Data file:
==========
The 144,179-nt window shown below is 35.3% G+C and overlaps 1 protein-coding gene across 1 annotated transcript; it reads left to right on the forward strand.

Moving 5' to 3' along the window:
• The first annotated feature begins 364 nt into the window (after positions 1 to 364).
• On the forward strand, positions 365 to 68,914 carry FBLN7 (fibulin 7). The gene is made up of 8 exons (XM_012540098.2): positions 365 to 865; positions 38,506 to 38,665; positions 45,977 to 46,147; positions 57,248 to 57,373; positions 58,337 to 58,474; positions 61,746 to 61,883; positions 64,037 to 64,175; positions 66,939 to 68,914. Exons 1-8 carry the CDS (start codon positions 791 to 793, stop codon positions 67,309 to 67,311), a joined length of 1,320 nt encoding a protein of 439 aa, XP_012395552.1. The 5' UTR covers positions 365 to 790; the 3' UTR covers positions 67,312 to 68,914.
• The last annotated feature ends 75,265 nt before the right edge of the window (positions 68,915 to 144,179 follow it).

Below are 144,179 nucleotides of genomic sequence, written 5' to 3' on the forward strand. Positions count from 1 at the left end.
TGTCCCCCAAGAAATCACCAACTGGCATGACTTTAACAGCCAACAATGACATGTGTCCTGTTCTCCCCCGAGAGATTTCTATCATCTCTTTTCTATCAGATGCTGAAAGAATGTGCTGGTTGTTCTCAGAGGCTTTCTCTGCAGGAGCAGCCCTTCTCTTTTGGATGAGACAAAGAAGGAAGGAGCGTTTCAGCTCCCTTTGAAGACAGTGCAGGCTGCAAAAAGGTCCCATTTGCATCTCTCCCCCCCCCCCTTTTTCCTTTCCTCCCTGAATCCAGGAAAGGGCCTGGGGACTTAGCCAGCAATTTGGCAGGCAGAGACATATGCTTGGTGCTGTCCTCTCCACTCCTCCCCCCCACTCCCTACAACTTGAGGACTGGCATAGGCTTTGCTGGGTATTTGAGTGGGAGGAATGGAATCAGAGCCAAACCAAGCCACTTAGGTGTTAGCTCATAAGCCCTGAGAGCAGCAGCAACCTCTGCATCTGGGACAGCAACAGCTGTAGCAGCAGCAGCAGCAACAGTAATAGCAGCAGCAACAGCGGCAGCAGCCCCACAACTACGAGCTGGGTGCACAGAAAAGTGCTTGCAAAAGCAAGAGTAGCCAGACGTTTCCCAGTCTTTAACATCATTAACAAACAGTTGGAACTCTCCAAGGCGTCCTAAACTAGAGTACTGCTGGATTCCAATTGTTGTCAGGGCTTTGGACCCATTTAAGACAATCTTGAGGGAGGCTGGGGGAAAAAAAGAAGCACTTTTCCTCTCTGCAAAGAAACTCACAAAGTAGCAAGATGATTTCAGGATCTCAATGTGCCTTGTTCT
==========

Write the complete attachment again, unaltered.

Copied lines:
The 144,179-nt window shown below is 35.3% G+C and overlaps 1 protein-coding gene across 1 annotated transcript; it reads left to right on the forward strand.

Moving 5' to 3' along the window:
• The first annotated feature begins 364 nt into the window (after positions 1 to 364).
• On the forward strand, positions 365 to 68,914 carry FBLN7 (fibulin 7). The gene is made up of 8 exons (XM_012540098.2): positions 365 to 865; positions 38,506 to 38,665; positions 45,977 to 46,147; positions 57,248 to 57,373; positions 58,337 to 58,474; positions 61,746 to 61,883; positions 64,037 to 64,175; positions 66,939 to 68,914. Exons 1-8 carry the CDS (start codon positions 791 to 793, stop codon positions 67,309 to 67,311), a joined length of 1,320 nt encoding a protein of 439 aa, XP_012395552.1. The 5' UTR covers positions 365 to 790; the 3' UTR covers positions 67,312 to 68,914.
• The last annotated feature ends 75,265 nt before the right edge of the window (positions 68,915 to 144,179 follow it).

Below are 144,179 nucleotides of genomic sequence, written 5' to 3' on the forward strand. Positions count from 1 at the left end.
TGTCCCCCAAGAAATCACCAACTGGCATGACTTTAACAGCCAACAATGACATGTGTCCTGTTCTCCCCCGAGAGATTTCTATCATCTCTTTTCTATCAGATGCTGAAAGAATGTGCTGGTTGTTCTCAGAGGCTTTCTCTGCAGGAGCAGCCCTTCTCTTTTGGATGAGACAAAGAAGGAAGGAGCGTTTCAGCTCCCTTTGAAGACAGTGCAGGCTGCAAAAAGGTCCCATTTGCATCTCTCCCCCCCCCCCTTTTTCCTTTCCTCCCTGAATCCAGGAAAGGGCCTGGGGACTTAGCCAGCAATTTGGCAGGCAGAGACATATGCTTGGTGCTGTCCTCTCCACTCCTCCCCCCCACTCCCTACAACTTGAGGACTGGCATAGGCTTTGCTGGGTATTTGAGTGGGAGGAATGGAATCAGAGCCAAACCAAGCCACTTAGGTGTTAGCTCATAAGCCCTGAGAGCAGCAGCAACCTCTGCATCTGGGACAGCAACAGCTGTAGCAGCAGCAGCAGCAACAGTAATAGCAGCAGCAACAGCGGCAGCAGCCCCACAACTACGAGCTGGGTGCACAGAAAAGTGCTTGCAAAAGCAAGAGTAGCCAGACGTTTCCCAGTCTTTAACATCATTAACAAACAGTTGGAACTCTCCAAGGCGTCCTAAACTAGAGTACTGCTGGATTCCAATTGTTGTCAGGGCTTTGGACCCATTTAAGACAATCTTGAGGGAGGCTGGGGGAAAAAAAGAAGCACTTTTCCTCTCTGCAAAGAAACTCACAAAGTAGCAAGATGATTTCAGGATCTCAATGTGCCTTGTTCT